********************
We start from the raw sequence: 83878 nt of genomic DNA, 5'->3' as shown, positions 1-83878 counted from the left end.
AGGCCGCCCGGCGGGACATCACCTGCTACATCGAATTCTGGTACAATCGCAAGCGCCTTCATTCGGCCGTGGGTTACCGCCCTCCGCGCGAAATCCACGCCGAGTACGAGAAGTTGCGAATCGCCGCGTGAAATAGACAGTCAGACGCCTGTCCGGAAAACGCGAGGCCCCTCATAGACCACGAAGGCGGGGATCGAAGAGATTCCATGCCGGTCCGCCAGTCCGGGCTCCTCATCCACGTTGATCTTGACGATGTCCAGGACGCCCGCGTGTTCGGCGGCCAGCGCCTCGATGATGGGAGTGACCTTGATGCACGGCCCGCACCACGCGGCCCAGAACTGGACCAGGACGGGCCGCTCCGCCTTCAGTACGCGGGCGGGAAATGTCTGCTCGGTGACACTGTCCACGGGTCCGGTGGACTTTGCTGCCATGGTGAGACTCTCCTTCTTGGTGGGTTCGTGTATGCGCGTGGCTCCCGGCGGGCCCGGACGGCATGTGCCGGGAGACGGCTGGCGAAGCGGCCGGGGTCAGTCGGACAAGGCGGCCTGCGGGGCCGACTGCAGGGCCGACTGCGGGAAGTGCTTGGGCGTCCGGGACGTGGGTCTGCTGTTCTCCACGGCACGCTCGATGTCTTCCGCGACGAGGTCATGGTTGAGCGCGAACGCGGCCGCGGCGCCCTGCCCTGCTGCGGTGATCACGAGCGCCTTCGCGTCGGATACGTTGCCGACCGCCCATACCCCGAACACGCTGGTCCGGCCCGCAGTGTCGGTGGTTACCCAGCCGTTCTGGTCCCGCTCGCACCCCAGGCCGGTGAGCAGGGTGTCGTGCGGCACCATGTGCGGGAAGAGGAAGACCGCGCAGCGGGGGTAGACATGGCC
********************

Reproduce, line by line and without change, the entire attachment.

We start from the raw sequence: 83878 nt of genomic DNA, 5'->3' as shown, positions 1-83878 counted from the left end.
AGGCCGCCCGGCGGGACATCACCTGCTACATCGAATTCTGGTACAATCGCAAGCGCCTTCATTCGGCCGTGGGTTACCGCCCTCCGCGCGAAATCCACGCCGAGTACGAGAAGTTGCGAATCGCCGCGTGAAATAGACAGTCAGACGCCTGTCCGGAAAACGCGAGGCCCCTCATAGACCACGAAGGCGGGGATCGAAGAGATTCCATGCCGGTCCGCCAGTCCGGGCTCCTCATCCACGTTGATCTTGACGATGTCCAGGACGCCCGCGTGTTCGGCGGCCAGCGCCTCGATGATGGGAGTGACCTTGATGCACGGCCCGCACCACGCGGCCCAGAACTGGACCAGGACGGGCCGCTCCGCCTTCAGTACGCGGGCGGGAAATGTCTGCTCGGTGACACTGTCCACGGGTCCGGTGGACTTTGCTGCCATGGTGAGACTCTCCTTCTTGGTGGGTTCGTGTATGCGCGTGGCTCCCGGCGGGCCCGGACGGCATGTGCCGGGAGACGGCTGGCGAAGCGGCCGGGGTCAGTCGGACAAGGCGGCCTGCGGGGCCGACTGCAGGGCCGACTGCGGGAAGTGCTTGGGCGTCCGGGACGTGGGTCTGCTGTTCTCCACGGCACGCTCGATGTCTTCCGCGACGAGGTCATGGTTGAGCGCGAACGCGGCCGCGGCGCCCTGCCCTGCTGCGGTGATCACGAGCGCCTTCGCGTCGGATACGTTGCCGACCGCCCATACCCCGAACACGCTGGTCCGGCCCGCAGTGTCGGTGGTTACCCAGCCGTTCTGGTCCCGCTCGCACCCCAGGCCGGTGAGCAGGGTGTCGTGCGGCACCATGTGCGGGAAGAGGAAGACCGCGCAGCGGGGGTAGACATGGCC